Entrepreneurship: Harnessing the Igbo Resource

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Nigeria is now officially 50 years old. The labours of our heroes past are truly not in vain. Yet we are confronted daily with problems that seem sometimes to be insurmountable. In my opinion one reason why we are not doing so well is that we do not harness our human resources effectively. We have to creatively use what we have to get what we want.

To grow our economy, we have to innovate, build businesses and grow industries. To create jobs, we have to move from depending on government and get to enabling an entrepreneurial generation who can grasp and utilize the opportunities that have been created by exponentially disruptive technologies.

Here then enters the entrepreneur. Who exactly is this person, the entrepreneur? She is the unreasonable man… not my words but Bernard Shaw’s:

Reasonable men adapt to the world. Unreasonable men adapt the world to themselves. That’s why all progress depends on unreasonable men.” George Bernard Shaw.

Some say such a person is to some extent slightly hypo-manic (thus the “unreasonableness”) but to succeed, the entrepreneur must have the following:

A cultural environment that supports risk taking. This means an environment that rewards success and does not overtly punish failure in business (economic failure not treated as a crime for example). In addition, the individual should be exposed to role models whom they can look up to and emulate.They should also be exposed to problems and opportunities where they can provide solutions to the problems. In addition it never hurts to get good and targeted training.

This is where the value proposition kicks in. The Igbos of Nigeria are recognised to be highly entrepreneurial and they have perfected training systems and role models where mostly young men are trained in business and then assisted to startup their own enterprises. This resource and knowledge is highly specialised but unfortunately has not been well documented. An opportunity exists here in documenting the process, studying it and optimising them so that they could be easily replicated and scalable in other areas apart from commercial training.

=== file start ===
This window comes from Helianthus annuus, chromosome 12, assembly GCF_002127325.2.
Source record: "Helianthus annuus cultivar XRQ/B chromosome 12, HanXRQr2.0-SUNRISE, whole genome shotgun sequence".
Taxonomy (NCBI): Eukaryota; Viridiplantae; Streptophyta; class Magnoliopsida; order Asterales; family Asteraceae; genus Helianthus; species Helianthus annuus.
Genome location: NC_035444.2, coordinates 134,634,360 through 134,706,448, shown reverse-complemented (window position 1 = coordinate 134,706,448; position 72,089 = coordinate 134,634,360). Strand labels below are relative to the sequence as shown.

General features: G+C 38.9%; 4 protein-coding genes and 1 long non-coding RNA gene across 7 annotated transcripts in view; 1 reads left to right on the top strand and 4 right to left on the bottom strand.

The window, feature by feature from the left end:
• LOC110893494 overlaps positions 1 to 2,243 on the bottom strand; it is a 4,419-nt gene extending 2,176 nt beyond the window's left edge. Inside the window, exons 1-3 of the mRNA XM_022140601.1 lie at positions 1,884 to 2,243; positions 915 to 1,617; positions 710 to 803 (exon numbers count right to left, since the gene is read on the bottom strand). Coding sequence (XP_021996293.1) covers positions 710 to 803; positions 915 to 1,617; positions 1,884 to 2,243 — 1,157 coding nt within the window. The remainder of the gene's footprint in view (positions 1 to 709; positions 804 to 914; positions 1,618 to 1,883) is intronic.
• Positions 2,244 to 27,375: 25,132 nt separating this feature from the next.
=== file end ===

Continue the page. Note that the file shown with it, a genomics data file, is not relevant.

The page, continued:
There is a wealth of knowledge and opportunity here where entrepreneurial Nigerians can be coached formally by Igbo businessmen (currently the protegés are mainly kin and kith of established traders) to develop their skills. The program can be incentivised by government with training grants and certification could be a basis for access to seed capital to start up businesses. This form of business incubation could fast track innovation and spread a business revolution in our country.

Disclosure: As a student of Singularity University, though some of my ideas are influenced by lectures and contributions from my colleauges, the expressed ideas here are totally formed by my personal convictions.

Photo Credit : http://www.noulakaz.net/weblog/2008/09/19/mind-of-an-entrepreneur/

Emem Andrew
Emem Andrew is a Nigerian who believes that her beloved country will work and be a success, and that the children of the 70's will be the focal point in turning things around. Her mantra: "We have faith, vision and the energy to bring about change in our country and we will!"
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